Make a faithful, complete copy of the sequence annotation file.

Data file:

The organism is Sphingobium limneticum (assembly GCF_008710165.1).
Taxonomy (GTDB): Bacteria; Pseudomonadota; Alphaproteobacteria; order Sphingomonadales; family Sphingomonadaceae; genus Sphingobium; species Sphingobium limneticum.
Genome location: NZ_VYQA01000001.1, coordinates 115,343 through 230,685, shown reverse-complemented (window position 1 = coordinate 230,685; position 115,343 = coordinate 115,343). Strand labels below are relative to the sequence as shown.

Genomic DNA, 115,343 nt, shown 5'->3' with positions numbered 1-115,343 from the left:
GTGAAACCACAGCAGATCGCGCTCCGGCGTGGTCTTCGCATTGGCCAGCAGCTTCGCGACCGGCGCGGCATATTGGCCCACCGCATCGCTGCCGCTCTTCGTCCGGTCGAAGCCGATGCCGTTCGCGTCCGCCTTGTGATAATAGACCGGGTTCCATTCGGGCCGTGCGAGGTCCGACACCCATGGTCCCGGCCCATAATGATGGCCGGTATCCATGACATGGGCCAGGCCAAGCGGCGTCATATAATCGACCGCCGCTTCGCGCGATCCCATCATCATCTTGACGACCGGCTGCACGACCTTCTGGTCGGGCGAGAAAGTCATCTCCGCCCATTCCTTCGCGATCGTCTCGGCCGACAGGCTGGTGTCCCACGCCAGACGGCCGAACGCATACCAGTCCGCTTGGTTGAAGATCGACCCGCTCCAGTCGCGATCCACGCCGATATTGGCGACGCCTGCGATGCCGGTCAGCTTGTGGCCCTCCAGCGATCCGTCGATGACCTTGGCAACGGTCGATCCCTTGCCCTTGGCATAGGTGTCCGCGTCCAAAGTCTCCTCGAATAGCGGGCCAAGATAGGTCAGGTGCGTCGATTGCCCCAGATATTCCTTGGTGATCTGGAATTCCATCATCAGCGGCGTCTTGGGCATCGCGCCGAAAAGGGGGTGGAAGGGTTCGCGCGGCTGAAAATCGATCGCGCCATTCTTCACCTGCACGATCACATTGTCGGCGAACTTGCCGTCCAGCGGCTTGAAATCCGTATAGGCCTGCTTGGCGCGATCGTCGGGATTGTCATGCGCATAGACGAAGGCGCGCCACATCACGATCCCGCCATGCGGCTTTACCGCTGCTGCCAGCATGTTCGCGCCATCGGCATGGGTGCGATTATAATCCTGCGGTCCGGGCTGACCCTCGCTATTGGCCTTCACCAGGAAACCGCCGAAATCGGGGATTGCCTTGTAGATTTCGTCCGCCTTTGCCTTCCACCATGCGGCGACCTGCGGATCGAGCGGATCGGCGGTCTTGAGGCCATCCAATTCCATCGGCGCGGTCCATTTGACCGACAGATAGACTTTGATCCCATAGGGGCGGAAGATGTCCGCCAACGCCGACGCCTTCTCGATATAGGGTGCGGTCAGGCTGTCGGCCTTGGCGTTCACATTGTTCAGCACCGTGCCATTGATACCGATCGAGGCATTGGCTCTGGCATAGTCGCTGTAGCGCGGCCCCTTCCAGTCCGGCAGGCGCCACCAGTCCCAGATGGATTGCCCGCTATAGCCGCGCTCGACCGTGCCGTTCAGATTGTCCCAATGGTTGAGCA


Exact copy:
The organism is Sphingobium limneticum (assembly GCF_008710165.1).
Taxonomy (GTDB): Bacteria; Pseudomonadota; Alphaproteobacteria; order Sphingomonadales; family Sphingomonadaceae; genus Sphingobium; species Sphingobium limneticum.
Genome location: NZ_VYQA01000001.1, coordinates 115,343 through 230,685, shown reverse-complemented (window position 1 = coordinate 230,685; position 115,343 = coordinate 115,343). Strand labels below are relative to the sequence as shown.

Genomic DNA, 115,343 nt, shown 5'->3' with positions numbered 1-115,343 from the left:
GTGAAACCACAGCAGATCGCGCTCCGGCGTGGTCTTCGCATTGGCCAGCAGCTTCGCGACCGGCGCGGCATATTGGCCCACCGCATCGCTGCCGCTCTTCGTCCGGTCGAAGCCGATGCCGTTCGCGTCCGCCTTGTGATAATAGACCGGGTTCCATTCGGGCCGTGCGAGGTCCGACACCCATGGTCCCGGCCCATAATGATGGCCGGTATCCATGACATGGGCCAGGCCAAGCGGCGTCATATAATCGACCGCCGCTTCGCGCGATCCCATCATCATCTTGACGACCGGCTGCACGACCTTCTGGTCGGGCGAGAAAGTCATCTCCGCCCATTCCTTCGCGATCGTCTCGGCCGACAGGCTGGTGTCCCACGCCAGACGGCCGAACGCATACCAGTCCGCTTGGTTGAAGATCGACCCGCTCCAGTCGCGATCCACGCCGATATTGGCGACGCCTGCGATGCCGGTCAGCTTGTGGCCCTCCAGCGATCCGTCGATGACCTTGGCAACGGTCGATCCCTTGCCCTTGGCATAGGTGTCCGCGTCCAAAGTCTCCTCGAATAGCGGGCCAAGATAGGTCAGGTGCGTCGATTGCCCCAGATATTCCTTGGTGATCTGGAATTCCATCATCAGCGGCGTCTTGGGCATCGCGCCGAAAAGGGGGTGGAAGGGTTCGCGCGGCTGAAAATCGATCGCGCCATTCTTCACCTGCACGATCACATTGTCGGCGAACTTGCCGTCCAGCGGCTTGAAATCCGTATAGGCCTGCTTGGCGCGATCGTCGGGATTGTCATGCGCATAGACGAAGGCGCGCCACATCACGATCCCGCCATGCGGCTTTACCGCTGCTGCCAGCATGTTCGCGCCATCGGCATGGGTGCGATTATAATCCTGCGGTCCGGGCTGACCCTCGCTATTGGCCTTCACCAGGAAACCGCCGAAATCGGGGATTGCCTTGTAGATTTCGTCCGCCTTTGCCTTCCACCATGCGGCGACCTGCGGATCGAGCGGATCGGCGGTCTTGAGGCCATCCAATTCCATCGGCGCGGTCCATTTGACCGACAGATAGACTTTGATCCCATAGGGGCGGAAGATGTCCGCCAACGCCGACGCCTTCTCGATATAGGGTGCGGTCAGGCTGTCGGCCTTGGCGTTCACATTGTTCAGCACCGTGCCATTGATACCGATCGAGGCATTGGCTCTGGCATAGTCGCTGTAGCGCGGCCCCTTCCAGTCCGGCAGGCGCCACCAGTCCCAGATGGATTGCCCGCTATAGCCGCGCTCGACCGTGCCGTTCAGATTGTCCCAATGGTTGAGCA